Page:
Taking the 'work' out of chores

If you have kids, chances are you've tried about everything to encourage them to help out around the house. This article offers some ideas on how to encourage kids to learn responsibility and how to work by doing chores.

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  • Having children is a joy and a trial at times. Cleaning up after them is nearly impossible to do alone. As a mother of six kids, I have tried many methods of trying to get kids to help out around the house — charts, stickers, treats, groundings, chore cards, and even threats.

    It's been exhausting and frustrating to say the least.

    Recently, I read a book called "The Time-Starved Family" by DeAnne Flynn, a mother of seven children herself. Though the book is specifically geared toward over-scheduled families, I found Flynn's insights on keeping up with messes really useful. Not only will you achieve a cleaner home, but also your children will learn responsibility.

    A truth Flynn shares is that "it's unwise to do for your children what they can do for themselves." I think there is a bit of an epidemic where children (and some young adults) have no idea how to do simple tasks without help. I once watched a reality show where the main person had moved into her own place and had no idea how to sweep!

    Suggestions she offers are:

    • Take the time to teach your child how to do the job.

    • Be positive: praise rather than criticize and focus on the natural consequences of not doing what is expected.

    • Be clear about what you expect your child to do.

    • Give your children reasons as to why they would actually want to help. Find an incentive (something they can earn) and point out how it would benefit them to do the job.

    • Don't give too many jobs. This can cause your child to feel confused and overwhelmed.

    • Maximize motivation. Use "if" statements such as "if you take care of your laundry, then you may play with your friend."

    • Be consistent. If you give a task to be completed, you must follow through and make sure it is done and have appropriate consequences where needed.

    In addition, Flynn explains how to put this to work in your family in an interview illustrating these tips. I found many of these ideas very helpful and decided to put them into play in my family.

    My four older children are currently responsible to keep their own bedroom clean and clean a portion of their bathroom — the first child done with their room gets to choose which part of the bathroom they would rather clean. Additionally, they need to have their homework done. When these are finished, they come to me and I assign them a "mom chore" which is usually something like straightening up a room, or playing with their baby sister or wiping down the table. And (get this) my kids even ask what their "mom chore" is so they can get it done! This is a daily routine.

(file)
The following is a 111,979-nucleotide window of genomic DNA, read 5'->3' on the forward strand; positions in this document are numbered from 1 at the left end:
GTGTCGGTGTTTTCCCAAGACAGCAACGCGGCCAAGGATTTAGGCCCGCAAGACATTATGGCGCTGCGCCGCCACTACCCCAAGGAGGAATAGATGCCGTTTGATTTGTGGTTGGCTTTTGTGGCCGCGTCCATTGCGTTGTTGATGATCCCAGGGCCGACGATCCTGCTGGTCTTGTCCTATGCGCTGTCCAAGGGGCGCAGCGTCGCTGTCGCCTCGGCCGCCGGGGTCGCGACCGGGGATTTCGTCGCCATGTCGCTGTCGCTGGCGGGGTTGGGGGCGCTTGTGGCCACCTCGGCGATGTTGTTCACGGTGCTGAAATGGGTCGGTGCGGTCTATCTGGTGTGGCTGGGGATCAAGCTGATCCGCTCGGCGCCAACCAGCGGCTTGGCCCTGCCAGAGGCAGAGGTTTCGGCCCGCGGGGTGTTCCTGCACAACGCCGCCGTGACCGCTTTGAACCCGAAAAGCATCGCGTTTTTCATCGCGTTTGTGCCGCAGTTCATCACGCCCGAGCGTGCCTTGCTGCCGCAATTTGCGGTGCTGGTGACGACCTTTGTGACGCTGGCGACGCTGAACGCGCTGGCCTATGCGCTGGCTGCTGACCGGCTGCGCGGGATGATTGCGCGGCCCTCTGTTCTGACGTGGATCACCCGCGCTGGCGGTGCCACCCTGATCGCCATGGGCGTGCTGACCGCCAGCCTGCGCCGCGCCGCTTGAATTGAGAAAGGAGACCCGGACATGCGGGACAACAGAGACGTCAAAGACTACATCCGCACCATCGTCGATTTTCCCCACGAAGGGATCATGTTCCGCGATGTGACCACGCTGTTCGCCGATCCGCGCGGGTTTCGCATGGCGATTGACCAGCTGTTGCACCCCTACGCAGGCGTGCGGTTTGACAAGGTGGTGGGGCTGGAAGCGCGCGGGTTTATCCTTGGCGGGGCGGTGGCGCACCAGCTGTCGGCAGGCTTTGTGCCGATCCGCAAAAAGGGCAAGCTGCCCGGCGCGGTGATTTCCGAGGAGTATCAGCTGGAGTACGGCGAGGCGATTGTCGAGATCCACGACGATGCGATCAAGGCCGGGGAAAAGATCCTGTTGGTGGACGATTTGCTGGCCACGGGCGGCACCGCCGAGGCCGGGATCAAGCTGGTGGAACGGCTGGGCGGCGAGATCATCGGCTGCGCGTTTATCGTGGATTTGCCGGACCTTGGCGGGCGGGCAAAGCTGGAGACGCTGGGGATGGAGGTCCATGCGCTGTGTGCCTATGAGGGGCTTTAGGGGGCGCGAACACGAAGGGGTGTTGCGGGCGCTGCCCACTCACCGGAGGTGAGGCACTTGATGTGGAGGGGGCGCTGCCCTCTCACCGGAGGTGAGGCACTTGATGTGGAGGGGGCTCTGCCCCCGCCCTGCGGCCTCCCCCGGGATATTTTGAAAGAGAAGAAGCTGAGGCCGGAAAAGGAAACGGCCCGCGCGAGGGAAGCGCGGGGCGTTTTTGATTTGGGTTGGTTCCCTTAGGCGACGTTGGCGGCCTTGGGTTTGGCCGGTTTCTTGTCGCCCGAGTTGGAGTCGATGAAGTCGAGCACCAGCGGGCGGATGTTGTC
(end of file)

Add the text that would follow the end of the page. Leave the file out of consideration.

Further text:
After they have done all that is required, they are free to go play, have some computer time or watch some television. Conversely, if they do not complete their required jobs, there is a consequence, like no television or friends. I am amazed at how successful and easy this has been to implement into our family. There is far less nagging and a lot more willingness. There is less for me to keep track of and more responsibility placed on the shoulders of my children. I plan to add to this as time goes on and get a different child helping in the kitchen each week and perhaps have Saturday "chore cards" with bigger jobs.

    Some of my children are also driven to earn money. Rather than giving out an allowance for doing chores they need to be doing as a part of our family, we will offer a "paid" job. Instead of paying someone else to do yard work, for instance, hire your children.Tasks like mowing the lawn, shoveling snow or other jobs that are more difficult or above-and-beyond are available for monetary compensation. This also teaches them the value of hard work and money and how to save and manage finances. They are more likely to be responsible with their money if they have earned it rather than just being handed cash.

    Find what works for your family. For us, the charts or other similar things were too much to manage. It became a job of its own. Flynn's methods seem to be much more doable for our family. Even small children can (and do) get involved with helping. Your family will be happier as you find what works and remove all of the stress and nagging and yelling from your home. Work together — moms and dads are not the maid.

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Wendy is a regular contributor for familyshare.com and does media reviews. Website: https://survivorshopeandhealing.wordpress.com/ for victims of sexual abuse. Blog: https://wendyejessen.wordpress.com Twitter: @WendyJessen

Website: https://survivorshopeandhealing.wordpress.com/

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